Broken Dreams and Fallen Themes
In The Great Gatsby, Fitzgerald employs the use of characters, themes, and symbolism to convey the idea of the American Dream and its corruption through the aspects of wealth, family, and status. In regards to wealth and success, Fitzgerald makes clear the growing corruption of the American Dream by using Gatsby himself as a symbol for the corrupted dream throughout the text. In addition, when portraying the family the characters in Great Gatsby are used to expose the corruption growing in the family system present in the novel. Finally, the American longing for status as a citizen is gravely overshot when Gatsby surrounds his life with walls of lies in order to fulfill his desires for an impure dream. F. Scot. Fitzgerald, through his use of symbols, characters, and theme, displays for the reader a tale that provides a commentary on the American dream and more importantly on its corruption.
Though success lies at the heart of the American dream, Fitzgerald deftly portrays the ease with which this sacred idea can become tainted by commenting on the corruption of wealth. Gatsby exemplifies the American dream in his ideals, in this case the desire for success and self-substantiation; however, this dream become corrupted because he is not able to distinguish the acquisition of wealth from the pursuit of his dream, embodied by Daisy, and is tainted by the illicit foundations of his wealth as well as his desires for an unsuitable married woman. Fitzgerald uses the symbol of the green light at the beginning of the novel to represent Gatsby’s dream and even uses the light to introduce him for the first time. “He [Gatsby] stretched his arms out towards the dark water in a curious way, and as far as I was from him, I could have sworn he was trembling. Involuntarily I glanced seaward- and distinguished nothing but a single green light, minute and far away”(Fitzgerald 26). The author uses the light to represent the American dream; initially the color green represented fertility, which plays a prominent role in the dream, but as the story progresses the green light grows to symbolize money. In his essay “Money, Love, and Aspiration”, Roger Lewis discusses the means by which Gatsby amasses his wealth and poisons his dream.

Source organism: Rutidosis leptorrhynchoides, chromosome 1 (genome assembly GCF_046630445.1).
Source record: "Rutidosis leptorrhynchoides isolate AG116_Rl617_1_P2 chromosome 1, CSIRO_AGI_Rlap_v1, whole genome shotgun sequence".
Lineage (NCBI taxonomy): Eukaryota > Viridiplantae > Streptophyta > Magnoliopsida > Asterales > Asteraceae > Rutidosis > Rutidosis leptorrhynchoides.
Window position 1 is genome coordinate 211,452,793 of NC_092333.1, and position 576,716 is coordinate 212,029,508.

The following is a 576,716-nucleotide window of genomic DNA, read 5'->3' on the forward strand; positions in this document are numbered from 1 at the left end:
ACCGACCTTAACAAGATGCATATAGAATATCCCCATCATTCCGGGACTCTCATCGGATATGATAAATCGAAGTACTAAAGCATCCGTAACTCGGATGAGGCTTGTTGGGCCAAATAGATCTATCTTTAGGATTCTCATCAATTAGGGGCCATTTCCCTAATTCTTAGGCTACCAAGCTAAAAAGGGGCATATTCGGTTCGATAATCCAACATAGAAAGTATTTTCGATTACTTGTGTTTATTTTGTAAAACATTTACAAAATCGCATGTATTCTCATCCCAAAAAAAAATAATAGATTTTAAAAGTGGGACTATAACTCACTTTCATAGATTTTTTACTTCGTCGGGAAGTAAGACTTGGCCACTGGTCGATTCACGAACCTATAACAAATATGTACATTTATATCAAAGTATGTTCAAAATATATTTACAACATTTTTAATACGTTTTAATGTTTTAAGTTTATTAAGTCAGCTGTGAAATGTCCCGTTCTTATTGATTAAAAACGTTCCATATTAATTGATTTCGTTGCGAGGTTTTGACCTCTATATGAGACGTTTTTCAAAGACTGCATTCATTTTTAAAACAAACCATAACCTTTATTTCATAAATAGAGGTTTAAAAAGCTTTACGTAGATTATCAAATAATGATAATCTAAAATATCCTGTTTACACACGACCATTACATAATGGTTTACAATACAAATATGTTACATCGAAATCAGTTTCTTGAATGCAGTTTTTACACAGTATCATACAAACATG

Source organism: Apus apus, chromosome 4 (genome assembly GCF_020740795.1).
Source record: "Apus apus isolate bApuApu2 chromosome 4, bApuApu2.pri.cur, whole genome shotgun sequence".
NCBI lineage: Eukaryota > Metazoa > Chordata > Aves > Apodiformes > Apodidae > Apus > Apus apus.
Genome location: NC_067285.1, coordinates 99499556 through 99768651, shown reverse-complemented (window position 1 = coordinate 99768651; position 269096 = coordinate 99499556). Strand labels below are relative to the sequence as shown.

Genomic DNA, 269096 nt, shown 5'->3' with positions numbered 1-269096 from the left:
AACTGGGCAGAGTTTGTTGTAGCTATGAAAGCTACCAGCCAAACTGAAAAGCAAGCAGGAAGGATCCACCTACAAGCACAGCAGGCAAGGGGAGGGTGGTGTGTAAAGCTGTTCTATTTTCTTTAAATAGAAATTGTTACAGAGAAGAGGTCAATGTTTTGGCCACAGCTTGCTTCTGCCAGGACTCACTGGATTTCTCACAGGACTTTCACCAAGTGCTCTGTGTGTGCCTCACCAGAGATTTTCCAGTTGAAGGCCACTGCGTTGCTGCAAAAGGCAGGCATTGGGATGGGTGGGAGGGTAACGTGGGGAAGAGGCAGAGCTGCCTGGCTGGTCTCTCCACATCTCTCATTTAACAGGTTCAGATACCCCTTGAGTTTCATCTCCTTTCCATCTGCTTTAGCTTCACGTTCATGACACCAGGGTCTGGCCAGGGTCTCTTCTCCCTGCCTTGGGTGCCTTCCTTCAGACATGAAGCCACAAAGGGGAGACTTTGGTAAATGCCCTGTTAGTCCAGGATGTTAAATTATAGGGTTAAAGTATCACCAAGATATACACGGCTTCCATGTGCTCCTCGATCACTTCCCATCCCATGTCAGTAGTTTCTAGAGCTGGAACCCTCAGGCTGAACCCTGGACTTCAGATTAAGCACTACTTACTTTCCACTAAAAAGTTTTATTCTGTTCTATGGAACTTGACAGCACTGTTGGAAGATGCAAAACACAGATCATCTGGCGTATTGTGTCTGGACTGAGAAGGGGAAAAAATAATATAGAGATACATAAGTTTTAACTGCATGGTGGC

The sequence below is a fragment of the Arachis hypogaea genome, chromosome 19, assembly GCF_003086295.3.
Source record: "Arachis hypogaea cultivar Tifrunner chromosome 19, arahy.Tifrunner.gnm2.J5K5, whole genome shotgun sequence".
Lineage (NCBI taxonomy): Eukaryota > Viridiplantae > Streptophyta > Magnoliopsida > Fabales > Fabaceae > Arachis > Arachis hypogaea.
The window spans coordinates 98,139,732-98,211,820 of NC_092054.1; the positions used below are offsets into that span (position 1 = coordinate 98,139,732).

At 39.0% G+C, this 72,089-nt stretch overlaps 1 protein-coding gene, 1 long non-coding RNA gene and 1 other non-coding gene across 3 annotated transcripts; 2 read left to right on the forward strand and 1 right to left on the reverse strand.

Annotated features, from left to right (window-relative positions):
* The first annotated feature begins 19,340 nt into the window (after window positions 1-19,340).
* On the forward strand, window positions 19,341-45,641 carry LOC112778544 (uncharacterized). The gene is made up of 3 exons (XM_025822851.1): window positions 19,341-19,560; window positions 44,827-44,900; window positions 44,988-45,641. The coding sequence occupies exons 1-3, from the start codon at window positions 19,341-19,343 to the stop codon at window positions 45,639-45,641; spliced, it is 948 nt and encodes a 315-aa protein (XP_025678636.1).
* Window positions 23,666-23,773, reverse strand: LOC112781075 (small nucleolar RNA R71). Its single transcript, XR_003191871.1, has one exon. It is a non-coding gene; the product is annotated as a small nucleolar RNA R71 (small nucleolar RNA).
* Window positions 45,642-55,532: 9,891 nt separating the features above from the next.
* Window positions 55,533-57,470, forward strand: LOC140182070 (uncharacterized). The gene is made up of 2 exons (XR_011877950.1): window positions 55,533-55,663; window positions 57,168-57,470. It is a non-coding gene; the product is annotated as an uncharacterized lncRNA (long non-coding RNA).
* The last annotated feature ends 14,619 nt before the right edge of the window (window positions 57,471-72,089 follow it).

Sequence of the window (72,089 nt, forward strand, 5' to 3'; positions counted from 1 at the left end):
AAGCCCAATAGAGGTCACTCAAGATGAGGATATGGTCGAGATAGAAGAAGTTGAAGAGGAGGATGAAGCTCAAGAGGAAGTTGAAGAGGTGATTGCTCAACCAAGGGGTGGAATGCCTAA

Gatsby’s money does not “smell” right- however explicitly tacitly condoned by the denizens of Gatsby’s world illegal and shifty means (bootlegging, stolen securities) have been used to make that wealth. Gatsby does not see that the corruption at the base of his fortune in effect compromises his vision of life with Daisy
Obviously, Gatsby builds the foundations of his dream upon a structure of crime and deceit thus negating any nobility his dream once had. Throughout the book Gatsby continually throws outlandish parties where scores of people, whether invited or not, attend and revel in his hospitality; he later reveals his purpose in throwing these overly grandiose festivals, when Nick and he are talking...